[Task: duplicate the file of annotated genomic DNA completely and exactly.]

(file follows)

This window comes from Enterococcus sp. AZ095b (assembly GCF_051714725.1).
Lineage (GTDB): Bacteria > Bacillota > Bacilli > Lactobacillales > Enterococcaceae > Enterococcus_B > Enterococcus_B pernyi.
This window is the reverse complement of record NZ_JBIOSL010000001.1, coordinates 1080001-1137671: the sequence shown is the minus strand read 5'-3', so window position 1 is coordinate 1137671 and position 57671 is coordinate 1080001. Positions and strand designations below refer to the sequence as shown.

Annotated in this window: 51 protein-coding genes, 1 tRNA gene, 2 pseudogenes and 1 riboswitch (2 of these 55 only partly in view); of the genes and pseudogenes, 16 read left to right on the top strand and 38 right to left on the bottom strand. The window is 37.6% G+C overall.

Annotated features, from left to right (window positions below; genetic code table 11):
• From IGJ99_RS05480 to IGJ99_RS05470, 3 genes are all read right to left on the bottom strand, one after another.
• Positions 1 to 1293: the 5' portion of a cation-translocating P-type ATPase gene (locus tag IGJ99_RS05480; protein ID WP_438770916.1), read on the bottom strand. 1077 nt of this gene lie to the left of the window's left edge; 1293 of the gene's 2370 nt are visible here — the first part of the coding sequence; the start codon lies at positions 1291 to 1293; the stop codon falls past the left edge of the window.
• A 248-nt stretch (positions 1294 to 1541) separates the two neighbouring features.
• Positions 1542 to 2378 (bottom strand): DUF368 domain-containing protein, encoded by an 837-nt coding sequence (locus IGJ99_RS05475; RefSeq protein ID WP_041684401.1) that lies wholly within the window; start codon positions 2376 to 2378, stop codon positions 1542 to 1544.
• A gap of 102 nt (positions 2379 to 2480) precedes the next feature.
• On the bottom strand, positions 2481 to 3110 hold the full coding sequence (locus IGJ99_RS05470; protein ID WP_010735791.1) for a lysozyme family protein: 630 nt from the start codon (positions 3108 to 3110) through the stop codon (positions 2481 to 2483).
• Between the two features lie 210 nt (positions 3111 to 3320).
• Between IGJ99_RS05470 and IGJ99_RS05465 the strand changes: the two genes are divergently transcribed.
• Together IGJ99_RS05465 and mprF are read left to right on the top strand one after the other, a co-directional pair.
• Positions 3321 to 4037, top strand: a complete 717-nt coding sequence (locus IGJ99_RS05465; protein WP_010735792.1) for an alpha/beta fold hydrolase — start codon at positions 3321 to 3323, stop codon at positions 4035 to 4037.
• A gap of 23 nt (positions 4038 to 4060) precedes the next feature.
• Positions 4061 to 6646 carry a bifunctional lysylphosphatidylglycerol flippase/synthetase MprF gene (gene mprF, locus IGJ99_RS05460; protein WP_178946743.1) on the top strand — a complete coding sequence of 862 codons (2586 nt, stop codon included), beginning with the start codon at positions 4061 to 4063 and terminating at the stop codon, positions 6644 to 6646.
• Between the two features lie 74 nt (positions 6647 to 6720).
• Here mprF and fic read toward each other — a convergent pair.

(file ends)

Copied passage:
This window comes from Enterococcus sp. AZ095b (assembly GCF_051714725.1).
Lineage (GTDB): Bacteria > Bacillota > Bacilli > Lactobacillales > Enterococcaceae > Enterococcus_B > Enterococcus_B pernyi.
This window is the reverse complement of record NZ_JBIOSL010000001.1, coordinates 1080001-1137671: the sequence shown is the minus strand read 5'-3', so window position 1 is coordinate 1137671 and position 57671 is coordinate 1080001. Positions and strand designations below refer to the sequence as shown.

Annotated in this window: 51 protein-coding genes, 1 tRNA gene, 2 pseudogenes and 1 riboswitch (2 of these 55 only partly in view); of the genes and pseudogenes, 16 read left to right on the top strand and 38 right to left on the bottom strand. The window is 37.6% G+C overall.

Annotated features, from left to right (window positions below; genetic code table 11):
• From IGJ99_RS05480 to IGJ99_RS05470, 3 genes are all read right to left on the bottom strand, one after another.
• Positions 1 to 1293: the 5' portion of a cation-translocating P-type ATPase gene (locus tag IGJ99_RS05480; protein ID WP_438770916.1), read on the bottom strand. 1077 nt of this gene lie to the left of the window's left edge; 1293 of the gene's 2370 nt are visible here — the first part of the coding sequence; the start codon lies at positions 1291 to 1293; the stop codon falls past the left edge of the window.
• A 248-nt stretch (positions 1294 to 1541) separates the two neighbouring features.
• Positions 1542 to 2378 (bottom strand): DUF368 domain-containing protein, encoded by an 837-nt coding sequence (locus IGJ99_RS05475; RefSeq protein ID WP_041684401.1) that lies wholly within the window; start codon positions 2376 to 2378, stop codon positions 1542 to 1544.
• A gap of 102 nt (positions 2379 to 2480) precedes the next feature.
• On the bottom strand, positions 2481 to 3110 hold the full coding sequence (locus IGJ99_RS05470; protein ID WP_010735791.1) for a lysozyme family protein: 630 nt from the start codon (positions 3108 to 3110) through the stop codon (positions 2481 to 2483).
• Between the two features lie 210 nt (positions 3111 to 3320).
• Between IGJ99_RS05470 and IGJ99_RS05465 the strand changes: the two genes are divergently transcribed.
• Together IGJ99_RS05465 and mprF are read left to right on the top strand one after the other, a co-directional pair.
• Positions 3321 to 4037, top strand: a complete 717-nt coding sequence (locus IGJ99_RS05465; protein WP_010735792.1) for an alpha/beta fold hydrolase — start codon at positions 3321 to 3323, stop codon at positions 4035 to 4037.
• A gap of 23 nt (positions 4038 to 4060) precedes the next feature.
• Positions 4061 to 6646 carry a bifunctional lysylphosphatidylglycerol flippase/synthetase MprF gene (gene mprF, locus IGJ99_RS05460; protein WP_178946743.1) on the top strand — a complete coding sequence of 862 codons (2586 nt, stop codon included), beginning with the start codon at positions 4061 to 4063 and terminating at the stop codon, positions 6644 to 6646.
• Between the two features lie 74 nt (positions 6647 to 6720).
• Here mprF and fic read toward each other — a convergent pair.